The vehicle deduction is one of the many tax deductions available to business owners, whether you own a business full time or just on the side.
If you have claimed the vehicle deduction before, chances are you have claimed it in terms of mileage driven for business purposes. Most business owners opt for this route.
Before taking the vehicle deduction on your tax returns next time, consider the actual vehicle expenses you incurred and compare it to the mileage deduction.
Uncle Sam allows us to opt for the deduction in two ways, by either claiming the miles we drove for business, or the actual vehicle expenses we incurred that can be attributed to the business.
If you drive a 4 cylinder Honda Civic, you are likely better off going the mileage deduction route. But what if you drive a 6 cylinder truck or a luxury SUV? Does it cost the same amount to run a larger, more expensive vehicle than a small four cylinder four wheeler?
As far as the Internal Revenue Service (IRS) is concerned, it doesn’t matter to them which route you go, so long as you can prove it if audited. As far as the tax payer goes (you), often times the tendency is to take the quicker path to completing the tax return.
Think about it, will your CPA / Accountant really spend the time and effort to ensure you get the most money back? It means more time wasted for them that leads to less clients they can service and therefore less in fees generated.
Here are just some of the cost components to consider when contemplating the motor vehicle deduction:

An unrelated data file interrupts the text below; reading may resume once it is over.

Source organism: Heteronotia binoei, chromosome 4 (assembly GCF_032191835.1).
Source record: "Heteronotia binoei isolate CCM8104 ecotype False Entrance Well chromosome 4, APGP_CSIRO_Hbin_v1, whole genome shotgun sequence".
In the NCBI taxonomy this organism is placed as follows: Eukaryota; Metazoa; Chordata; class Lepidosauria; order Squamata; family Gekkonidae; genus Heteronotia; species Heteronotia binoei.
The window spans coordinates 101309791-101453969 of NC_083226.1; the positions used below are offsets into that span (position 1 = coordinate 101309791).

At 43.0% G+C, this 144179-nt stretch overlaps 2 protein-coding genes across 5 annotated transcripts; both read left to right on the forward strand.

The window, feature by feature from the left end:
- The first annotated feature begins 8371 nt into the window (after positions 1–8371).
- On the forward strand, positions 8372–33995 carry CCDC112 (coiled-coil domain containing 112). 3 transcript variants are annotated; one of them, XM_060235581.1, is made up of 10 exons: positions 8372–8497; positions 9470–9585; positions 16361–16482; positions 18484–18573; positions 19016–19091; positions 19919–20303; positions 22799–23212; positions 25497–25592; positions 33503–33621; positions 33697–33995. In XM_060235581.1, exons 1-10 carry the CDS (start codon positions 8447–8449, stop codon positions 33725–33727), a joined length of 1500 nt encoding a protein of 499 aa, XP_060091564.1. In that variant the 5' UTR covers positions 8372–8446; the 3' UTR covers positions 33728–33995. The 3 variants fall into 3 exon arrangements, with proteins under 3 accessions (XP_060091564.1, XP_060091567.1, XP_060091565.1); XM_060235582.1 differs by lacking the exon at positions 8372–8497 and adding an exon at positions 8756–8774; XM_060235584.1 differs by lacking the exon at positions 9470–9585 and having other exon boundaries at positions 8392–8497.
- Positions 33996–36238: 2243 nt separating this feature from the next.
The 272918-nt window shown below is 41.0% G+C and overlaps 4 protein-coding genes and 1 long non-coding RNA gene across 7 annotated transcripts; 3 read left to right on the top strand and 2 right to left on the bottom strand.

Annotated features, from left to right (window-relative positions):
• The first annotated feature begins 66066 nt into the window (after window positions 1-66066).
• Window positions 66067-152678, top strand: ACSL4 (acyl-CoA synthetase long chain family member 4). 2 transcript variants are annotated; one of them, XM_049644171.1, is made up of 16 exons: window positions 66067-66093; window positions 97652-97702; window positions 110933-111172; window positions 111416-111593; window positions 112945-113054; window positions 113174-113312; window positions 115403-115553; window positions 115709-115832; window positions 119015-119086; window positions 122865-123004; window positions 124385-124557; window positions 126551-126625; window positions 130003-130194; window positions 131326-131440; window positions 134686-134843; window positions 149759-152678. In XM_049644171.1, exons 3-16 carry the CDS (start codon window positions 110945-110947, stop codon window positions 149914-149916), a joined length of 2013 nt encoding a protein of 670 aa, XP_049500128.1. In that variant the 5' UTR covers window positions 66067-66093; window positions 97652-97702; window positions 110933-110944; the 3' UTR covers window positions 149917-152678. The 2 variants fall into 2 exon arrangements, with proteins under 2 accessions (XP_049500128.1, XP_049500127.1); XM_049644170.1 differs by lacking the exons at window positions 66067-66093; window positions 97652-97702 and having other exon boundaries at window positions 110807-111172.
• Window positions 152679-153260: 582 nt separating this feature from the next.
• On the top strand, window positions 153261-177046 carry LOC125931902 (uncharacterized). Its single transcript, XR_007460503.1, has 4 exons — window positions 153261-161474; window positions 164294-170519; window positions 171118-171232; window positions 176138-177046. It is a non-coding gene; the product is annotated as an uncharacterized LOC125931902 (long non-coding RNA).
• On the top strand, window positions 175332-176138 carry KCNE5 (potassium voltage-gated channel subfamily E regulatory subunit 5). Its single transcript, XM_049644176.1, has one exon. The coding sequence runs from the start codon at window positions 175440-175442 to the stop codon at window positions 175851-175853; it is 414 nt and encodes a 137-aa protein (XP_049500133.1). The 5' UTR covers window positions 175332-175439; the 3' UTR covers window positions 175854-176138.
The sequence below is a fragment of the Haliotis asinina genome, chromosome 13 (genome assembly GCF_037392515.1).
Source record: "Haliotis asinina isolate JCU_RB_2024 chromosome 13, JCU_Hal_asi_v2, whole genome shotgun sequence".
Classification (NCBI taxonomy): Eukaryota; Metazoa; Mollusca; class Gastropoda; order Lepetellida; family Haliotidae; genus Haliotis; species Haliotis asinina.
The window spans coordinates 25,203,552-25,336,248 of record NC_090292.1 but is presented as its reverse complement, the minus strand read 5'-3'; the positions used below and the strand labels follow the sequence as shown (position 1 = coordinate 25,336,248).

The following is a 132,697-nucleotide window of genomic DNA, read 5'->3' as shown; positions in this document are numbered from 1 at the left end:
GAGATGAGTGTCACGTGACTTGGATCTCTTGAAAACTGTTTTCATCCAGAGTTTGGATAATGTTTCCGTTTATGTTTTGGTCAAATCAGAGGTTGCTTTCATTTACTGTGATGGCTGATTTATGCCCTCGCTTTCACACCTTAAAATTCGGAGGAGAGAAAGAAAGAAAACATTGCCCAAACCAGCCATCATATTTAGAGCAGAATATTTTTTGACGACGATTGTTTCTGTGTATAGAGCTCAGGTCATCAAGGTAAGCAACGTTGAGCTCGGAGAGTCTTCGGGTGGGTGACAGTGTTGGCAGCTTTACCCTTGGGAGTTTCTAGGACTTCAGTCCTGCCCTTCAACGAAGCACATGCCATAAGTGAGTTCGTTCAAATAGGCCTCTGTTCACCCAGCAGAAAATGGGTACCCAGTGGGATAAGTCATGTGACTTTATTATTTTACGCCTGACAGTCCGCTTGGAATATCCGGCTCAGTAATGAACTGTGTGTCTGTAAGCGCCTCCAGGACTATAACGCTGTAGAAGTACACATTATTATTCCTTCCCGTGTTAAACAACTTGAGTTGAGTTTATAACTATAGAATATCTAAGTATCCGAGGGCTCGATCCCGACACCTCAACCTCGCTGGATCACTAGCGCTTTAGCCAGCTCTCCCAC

Notice the vehicle tax deduction is not part of this list. That is a separate deduction all together available on the sales tax you pay when you purchase a brand new vehicle.
The insurance on a luxury vehicle costs more than a standard vehicle. The fuel costs on a larger gas guzzler will cost more than a Honda civic. Maintenance such as oil changes and flat tires will definitely cost more for a luxury vehicle, especially if it is also large.
Will your Accountant care? Likely not. So don’t assume that taking the mileage deduction is the best vehicle deduction you can take, not if you drive a Cadillac Escalade no. Analyze your actual expenses and see if the actual expense deduction method makes more sense for you.
Just make sure you keep a good track record of expenses and mileage drive. The IRS requires you to log these expenses near the time of incurring them. You don’t need to fear an IRS Audit as long as your records are tight.
Readers: Which route do you take when claiming the vehicle deduction? Why? Has anything changed after reading this post? Read what the IRS has to say about taking the vehicle deduction.